Wilderness & Parks

“Optimizing” Parks… What Happened to the List?

On February 29, 2020 the Government of Alberta published a list of 164 parks and provincial recreation areas it intends to remove from Alberta’s parks system. That list has vanished from the government’s website. Read more about “Optimizing” Parks… What Happened to the List?

Internal government documents reveal concerning new details about the plan for Alberta’s parks: land sales, no comprehensive analysis of costs, and exclusion of the public from the decision

EDMONTON, AB – Documents recently obtained by the Canadian Parks and Wilderness Society (CPAWS) Alberta Chapters through a Freedom of Information and Privacy (FOIP) request have offered a closer look at the decision making process behind the recent cuts to Alberta’s parks system. The documents, which include internal communications, briefings to the Minister and a briefing to cabinet, outline the development of the government’s ‘Optimizing Alberta Parks’ plan announced in spring 2020.  Read more about Internal government documents reveal concerning new details about the plan for Alberta’s parks: land sales, no comprehensive analysis of costs, and exclusion of the public from the decision

Albertans always care about their parks, not just during a pandemic

Edmonton – 17 of the 20 parks that were slated for closure at the beginning of this summer, will temporarily be operated this camping season, according to the Alberta Parks COVID 19 response page which was quietly updated last week. This is an important step in the right direction that demonstrates that the voices of Albertans, saying how much they value Alberta Parks, are making a difference.  Read more about Albertans always care about their parks, not just during a pandemic

Groups across Alberta and the Northwest Territories warn the federal government of impacts of monitoring suspensions on Wood Buffalo National Park

Edmonton – The following letter was submitted on behalf of a joint group including: Fort Chipewyan Métis Association, Northwest Territory Métis Nation, Smith’s Landing First Nation, the Hamlet of Fort Resolution, Keepers of the Athabasca Watershed Society Organization, Alberta Wilderness Association, CPAWS Northern Alberta, CPAWS Northwest Territories, Ecology North, Alternatives North, and Council of Canadians – Edmonton and Northwest Territories Chapters. The letter to the federal Minister of Environment and Climate Change outlines the substantial risks to downstream communities and ecosystems due to the Alberta Energy Regulator’s decision to suspend environmental monitoring for oil & gas projects. The health of Wood Buffalo National Park and the success of its federal Action Plan is undermined by these suspensions. Wood Buffalo National Park is Canada’s largest national park, and continued ecological degradation would be grounds to list as a World Heritage Site “in Danger”.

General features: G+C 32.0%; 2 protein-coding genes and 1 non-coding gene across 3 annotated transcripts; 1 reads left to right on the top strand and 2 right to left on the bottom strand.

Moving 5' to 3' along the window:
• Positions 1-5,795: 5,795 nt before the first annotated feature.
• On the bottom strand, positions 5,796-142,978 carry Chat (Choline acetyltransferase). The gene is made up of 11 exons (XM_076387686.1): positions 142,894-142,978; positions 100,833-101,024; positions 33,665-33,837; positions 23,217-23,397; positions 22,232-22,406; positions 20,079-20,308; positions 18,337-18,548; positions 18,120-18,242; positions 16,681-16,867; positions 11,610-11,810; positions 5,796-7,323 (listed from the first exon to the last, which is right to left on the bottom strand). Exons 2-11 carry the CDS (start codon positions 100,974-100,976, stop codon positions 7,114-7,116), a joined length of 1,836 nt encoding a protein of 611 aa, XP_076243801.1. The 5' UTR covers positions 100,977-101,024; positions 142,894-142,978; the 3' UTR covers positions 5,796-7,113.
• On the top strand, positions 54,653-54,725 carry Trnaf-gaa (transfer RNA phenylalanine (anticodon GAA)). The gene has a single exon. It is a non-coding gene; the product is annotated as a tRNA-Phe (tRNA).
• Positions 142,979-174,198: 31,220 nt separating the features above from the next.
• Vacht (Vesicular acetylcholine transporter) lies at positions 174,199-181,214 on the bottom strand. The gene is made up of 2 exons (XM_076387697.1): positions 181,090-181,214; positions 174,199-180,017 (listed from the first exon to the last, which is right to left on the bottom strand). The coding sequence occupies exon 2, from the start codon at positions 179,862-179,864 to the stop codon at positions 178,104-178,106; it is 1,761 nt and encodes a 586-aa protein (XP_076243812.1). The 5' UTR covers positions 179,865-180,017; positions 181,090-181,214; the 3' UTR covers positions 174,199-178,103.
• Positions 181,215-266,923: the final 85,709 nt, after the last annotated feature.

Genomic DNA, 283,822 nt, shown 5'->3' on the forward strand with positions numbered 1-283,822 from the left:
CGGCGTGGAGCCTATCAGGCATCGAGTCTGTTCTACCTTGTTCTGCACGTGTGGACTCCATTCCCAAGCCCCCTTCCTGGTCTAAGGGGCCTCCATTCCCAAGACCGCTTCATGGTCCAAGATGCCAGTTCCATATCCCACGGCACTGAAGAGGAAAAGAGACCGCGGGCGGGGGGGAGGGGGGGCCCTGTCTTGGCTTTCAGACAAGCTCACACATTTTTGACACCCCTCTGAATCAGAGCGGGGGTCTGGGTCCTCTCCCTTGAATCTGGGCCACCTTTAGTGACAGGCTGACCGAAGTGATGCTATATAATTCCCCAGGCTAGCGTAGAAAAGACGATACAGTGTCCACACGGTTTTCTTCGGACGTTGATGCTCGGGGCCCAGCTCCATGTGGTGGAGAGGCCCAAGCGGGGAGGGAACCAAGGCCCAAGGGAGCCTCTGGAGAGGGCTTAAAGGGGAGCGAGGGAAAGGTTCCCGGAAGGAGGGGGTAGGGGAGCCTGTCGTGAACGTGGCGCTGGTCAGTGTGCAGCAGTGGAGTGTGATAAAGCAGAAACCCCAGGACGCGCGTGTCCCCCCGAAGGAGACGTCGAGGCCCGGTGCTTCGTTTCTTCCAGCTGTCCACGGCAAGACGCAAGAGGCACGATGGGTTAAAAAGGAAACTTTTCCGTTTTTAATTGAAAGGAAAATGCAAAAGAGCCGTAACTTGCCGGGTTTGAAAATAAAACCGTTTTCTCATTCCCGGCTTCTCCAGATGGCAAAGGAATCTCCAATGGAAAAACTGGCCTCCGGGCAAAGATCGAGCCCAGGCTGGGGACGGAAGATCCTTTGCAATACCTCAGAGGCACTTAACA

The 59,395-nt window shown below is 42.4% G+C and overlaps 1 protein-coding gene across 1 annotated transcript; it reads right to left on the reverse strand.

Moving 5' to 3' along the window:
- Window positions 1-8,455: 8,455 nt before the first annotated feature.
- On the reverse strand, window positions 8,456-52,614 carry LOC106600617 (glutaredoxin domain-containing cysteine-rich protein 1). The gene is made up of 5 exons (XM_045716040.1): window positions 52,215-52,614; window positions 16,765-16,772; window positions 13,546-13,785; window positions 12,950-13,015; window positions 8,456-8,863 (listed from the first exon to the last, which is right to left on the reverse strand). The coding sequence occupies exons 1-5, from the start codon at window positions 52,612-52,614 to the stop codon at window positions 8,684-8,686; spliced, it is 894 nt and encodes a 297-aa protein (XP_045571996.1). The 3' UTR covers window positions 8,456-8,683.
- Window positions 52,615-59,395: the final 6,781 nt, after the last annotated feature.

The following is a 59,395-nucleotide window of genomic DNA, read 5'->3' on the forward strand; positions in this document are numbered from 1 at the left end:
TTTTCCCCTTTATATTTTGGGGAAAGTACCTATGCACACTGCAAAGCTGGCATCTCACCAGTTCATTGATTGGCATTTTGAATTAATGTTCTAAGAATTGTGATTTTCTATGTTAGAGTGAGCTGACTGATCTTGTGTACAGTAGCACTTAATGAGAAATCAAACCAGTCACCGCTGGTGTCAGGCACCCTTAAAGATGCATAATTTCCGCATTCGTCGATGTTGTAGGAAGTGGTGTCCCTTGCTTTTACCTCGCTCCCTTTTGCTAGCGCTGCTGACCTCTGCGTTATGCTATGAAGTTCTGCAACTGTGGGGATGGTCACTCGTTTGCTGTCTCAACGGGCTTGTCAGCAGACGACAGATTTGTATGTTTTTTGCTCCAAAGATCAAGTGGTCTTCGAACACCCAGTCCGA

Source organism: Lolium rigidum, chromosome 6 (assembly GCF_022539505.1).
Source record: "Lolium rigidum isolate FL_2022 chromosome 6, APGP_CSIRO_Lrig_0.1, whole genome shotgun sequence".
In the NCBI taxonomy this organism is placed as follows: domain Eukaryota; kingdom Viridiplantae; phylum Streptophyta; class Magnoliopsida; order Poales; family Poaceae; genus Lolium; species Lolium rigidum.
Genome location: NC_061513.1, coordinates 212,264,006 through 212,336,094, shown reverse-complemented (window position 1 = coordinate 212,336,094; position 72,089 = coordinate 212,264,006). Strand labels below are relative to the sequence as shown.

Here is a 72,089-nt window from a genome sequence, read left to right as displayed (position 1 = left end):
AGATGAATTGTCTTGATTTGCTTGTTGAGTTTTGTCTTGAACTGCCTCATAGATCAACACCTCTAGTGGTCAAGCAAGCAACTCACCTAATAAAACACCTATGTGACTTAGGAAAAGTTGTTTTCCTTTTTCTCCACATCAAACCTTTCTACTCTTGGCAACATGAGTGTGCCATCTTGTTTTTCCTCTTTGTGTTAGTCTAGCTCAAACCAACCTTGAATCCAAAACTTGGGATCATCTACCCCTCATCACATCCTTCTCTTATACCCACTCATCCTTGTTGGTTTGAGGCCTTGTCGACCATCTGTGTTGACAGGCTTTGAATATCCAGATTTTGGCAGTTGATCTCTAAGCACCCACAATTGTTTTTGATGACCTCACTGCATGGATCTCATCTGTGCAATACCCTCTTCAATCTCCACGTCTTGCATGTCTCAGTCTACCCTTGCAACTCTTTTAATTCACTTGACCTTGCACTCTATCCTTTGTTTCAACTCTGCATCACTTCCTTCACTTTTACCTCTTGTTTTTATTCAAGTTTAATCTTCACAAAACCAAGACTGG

Download the full letter on the CPAWS website Read more about Groups across Alberta and the Northwest Territories warn the federal government of impacts of monitoring suspensions on Wood Buffalo National Park

Rescinding the Alberta Coal Policy opens headwaters in the eastern slopes of the Rockies to open-pit coal mining

Calgary – The Government of Alberta has rescinded A Coal Development Policy for Alberta (1976; the Coal Policy). CPAWS Southern Alberta is concerned about the impacts this will have on Alberta’s treasured mountains and foothills along the eastern slopes of the Rockies. “There are currently no other land use plans or policies that directly replace the environmental zoning and restrictions under the Coal Policy” says Katie Morrison, Conservation Director for CPAWS Southern Alberta. “This leaves sensitive headwaters regions and treasured landscapes that provide habitat for species like grizzly bear, elk, and threatened native trout, at risk to the disturbances that come with surface coal mining and increased exploration.”

Since 1976, the Coal Policy has provided important land use zoning frameworks which have informed management and development of coal mines along the eastern slopes region of Alberta.

The Coal Policy’s Land Classification System prevented coal development on Category 1 lands and restricted development to underground or in-situ mining under Category 2 lands along the eastern slopes. The Coal Policy Category 2 covers 1,458,000 ha of the headwaters areas that provide the majority of drinking water to downstream communities in Alberta and across the prairies. With the removal of the coal policy, open-pit coal mines will now be permitted on these sensitive lands. Read more about Rescinding the Alberta Coal Policy opens headwaters in the eastern slopes of the Rockies to open-pit coal mining

Pages

Subscribe to Wilderness & Parks